So, instead of resisting my fear I would let it flow through me and I would try to observe it as objectively as I could. Now I know that being objective is really hard to do while in the midst of a fearful experience, but this can be one way of dealing with it and lessening the blow. All you need to do is to try to distinguish between a real threat and an imagined one. Once you do, it will become much easier to be objective because, more often than not, your fear is only imagined and so the more you can logically assess the reality of the situation, the more you can become more distanced from your fear.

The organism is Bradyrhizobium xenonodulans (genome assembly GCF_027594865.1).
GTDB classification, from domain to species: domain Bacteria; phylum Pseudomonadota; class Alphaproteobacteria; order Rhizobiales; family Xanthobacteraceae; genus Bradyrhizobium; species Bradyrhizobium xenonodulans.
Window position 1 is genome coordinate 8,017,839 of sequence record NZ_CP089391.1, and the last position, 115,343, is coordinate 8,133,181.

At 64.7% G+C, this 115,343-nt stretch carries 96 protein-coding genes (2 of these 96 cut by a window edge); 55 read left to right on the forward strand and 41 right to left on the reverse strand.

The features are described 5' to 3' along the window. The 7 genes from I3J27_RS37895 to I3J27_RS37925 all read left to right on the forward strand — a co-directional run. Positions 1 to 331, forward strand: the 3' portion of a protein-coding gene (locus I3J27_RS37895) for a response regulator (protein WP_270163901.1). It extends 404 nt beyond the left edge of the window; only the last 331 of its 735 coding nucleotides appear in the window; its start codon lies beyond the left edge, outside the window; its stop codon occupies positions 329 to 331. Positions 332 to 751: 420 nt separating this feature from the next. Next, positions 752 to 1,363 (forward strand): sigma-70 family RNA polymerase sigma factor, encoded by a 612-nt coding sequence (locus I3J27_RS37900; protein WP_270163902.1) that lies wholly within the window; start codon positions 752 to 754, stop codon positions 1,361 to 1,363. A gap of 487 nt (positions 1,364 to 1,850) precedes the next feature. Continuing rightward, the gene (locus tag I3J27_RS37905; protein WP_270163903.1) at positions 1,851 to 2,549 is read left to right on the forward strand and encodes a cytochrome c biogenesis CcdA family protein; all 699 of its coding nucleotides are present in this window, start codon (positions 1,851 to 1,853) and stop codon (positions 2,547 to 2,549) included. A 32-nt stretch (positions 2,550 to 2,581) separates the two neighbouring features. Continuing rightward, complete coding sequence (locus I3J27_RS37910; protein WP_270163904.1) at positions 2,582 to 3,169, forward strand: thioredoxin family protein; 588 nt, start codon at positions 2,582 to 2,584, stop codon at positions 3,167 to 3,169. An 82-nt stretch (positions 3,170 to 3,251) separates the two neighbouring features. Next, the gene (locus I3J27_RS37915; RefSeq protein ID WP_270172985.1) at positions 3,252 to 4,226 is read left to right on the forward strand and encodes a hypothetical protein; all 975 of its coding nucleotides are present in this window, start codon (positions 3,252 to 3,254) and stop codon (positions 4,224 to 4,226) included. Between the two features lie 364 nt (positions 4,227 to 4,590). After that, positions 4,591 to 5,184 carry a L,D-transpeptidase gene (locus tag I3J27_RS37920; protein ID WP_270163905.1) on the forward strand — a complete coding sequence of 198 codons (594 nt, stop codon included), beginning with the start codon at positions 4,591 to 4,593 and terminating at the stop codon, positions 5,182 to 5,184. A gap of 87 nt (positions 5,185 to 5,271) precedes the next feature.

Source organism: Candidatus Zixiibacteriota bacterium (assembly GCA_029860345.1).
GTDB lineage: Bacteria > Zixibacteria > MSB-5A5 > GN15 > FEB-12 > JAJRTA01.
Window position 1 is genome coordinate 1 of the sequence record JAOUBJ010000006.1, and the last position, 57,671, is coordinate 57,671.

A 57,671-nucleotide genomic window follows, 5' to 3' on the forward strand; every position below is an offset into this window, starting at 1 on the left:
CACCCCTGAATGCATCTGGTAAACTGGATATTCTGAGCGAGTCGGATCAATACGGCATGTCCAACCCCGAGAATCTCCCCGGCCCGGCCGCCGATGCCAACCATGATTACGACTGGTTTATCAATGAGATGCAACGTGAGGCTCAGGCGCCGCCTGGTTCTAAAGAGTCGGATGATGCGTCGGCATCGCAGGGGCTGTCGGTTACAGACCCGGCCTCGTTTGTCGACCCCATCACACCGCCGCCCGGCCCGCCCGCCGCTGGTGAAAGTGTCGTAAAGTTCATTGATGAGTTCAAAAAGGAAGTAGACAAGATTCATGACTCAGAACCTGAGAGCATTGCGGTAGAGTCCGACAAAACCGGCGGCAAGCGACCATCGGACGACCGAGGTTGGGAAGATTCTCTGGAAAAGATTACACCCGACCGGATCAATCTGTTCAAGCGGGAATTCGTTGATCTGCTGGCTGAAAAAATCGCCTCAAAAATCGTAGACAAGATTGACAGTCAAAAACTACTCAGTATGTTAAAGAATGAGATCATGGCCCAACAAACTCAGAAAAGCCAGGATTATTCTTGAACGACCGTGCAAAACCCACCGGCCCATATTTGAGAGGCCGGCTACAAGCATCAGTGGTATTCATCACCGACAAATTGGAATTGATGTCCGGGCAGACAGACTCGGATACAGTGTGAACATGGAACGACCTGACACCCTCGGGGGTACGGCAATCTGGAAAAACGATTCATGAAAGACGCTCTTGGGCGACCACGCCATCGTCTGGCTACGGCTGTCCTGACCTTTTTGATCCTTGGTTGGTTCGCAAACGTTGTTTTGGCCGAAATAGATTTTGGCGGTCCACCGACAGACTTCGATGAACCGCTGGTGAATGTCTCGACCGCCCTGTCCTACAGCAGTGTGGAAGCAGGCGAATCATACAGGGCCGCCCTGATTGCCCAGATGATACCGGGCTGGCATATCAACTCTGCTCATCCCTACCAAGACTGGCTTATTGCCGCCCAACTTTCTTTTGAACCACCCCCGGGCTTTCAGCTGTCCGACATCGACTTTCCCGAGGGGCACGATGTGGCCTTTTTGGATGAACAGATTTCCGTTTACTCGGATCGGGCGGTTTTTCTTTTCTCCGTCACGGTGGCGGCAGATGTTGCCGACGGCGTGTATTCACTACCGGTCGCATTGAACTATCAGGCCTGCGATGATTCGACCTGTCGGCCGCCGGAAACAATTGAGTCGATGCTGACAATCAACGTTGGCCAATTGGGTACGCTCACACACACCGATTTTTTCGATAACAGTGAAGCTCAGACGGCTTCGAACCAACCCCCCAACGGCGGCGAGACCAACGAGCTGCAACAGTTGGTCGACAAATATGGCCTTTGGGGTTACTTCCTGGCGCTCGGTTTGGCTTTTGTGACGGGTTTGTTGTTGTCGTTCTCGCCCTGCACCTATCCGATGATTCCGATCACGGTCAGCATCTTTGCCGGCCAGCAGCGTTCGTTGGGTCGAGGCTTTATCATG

For example, if I was driving and couldn’t pull over or if I was in a meeting and couldn’t just get up and leave (I mean I could, but it wasn’t the most ideal thing to do), I would relax into my feelings and fears without giving them power over me. I would ground myself in the actual experience I was having, like driving or listening, and I would try not to fight my feelings or push them away. I would try to get out of my head as much as possible, whether that was by tuning into the radio, noticing things around me, or feeling the seat underneath me. I would also vow that I was okay and that I would be okay no matter what. Furthermore, I told myself that it would pass, like it always had before. (BTW - Remembering past triumphs is a great catalyst for cultivating courage and a change in perspective.) But if none of that worked I always knew that if I really looked for one, I could always find some sort of exit strategy so that I could take my time to regroup. (Sometimes we feel like we can't leave when, in reality, all an exit strategy really takes is a willingness to make a fool of ourselves, which is, in fact, only a matter of perception too.)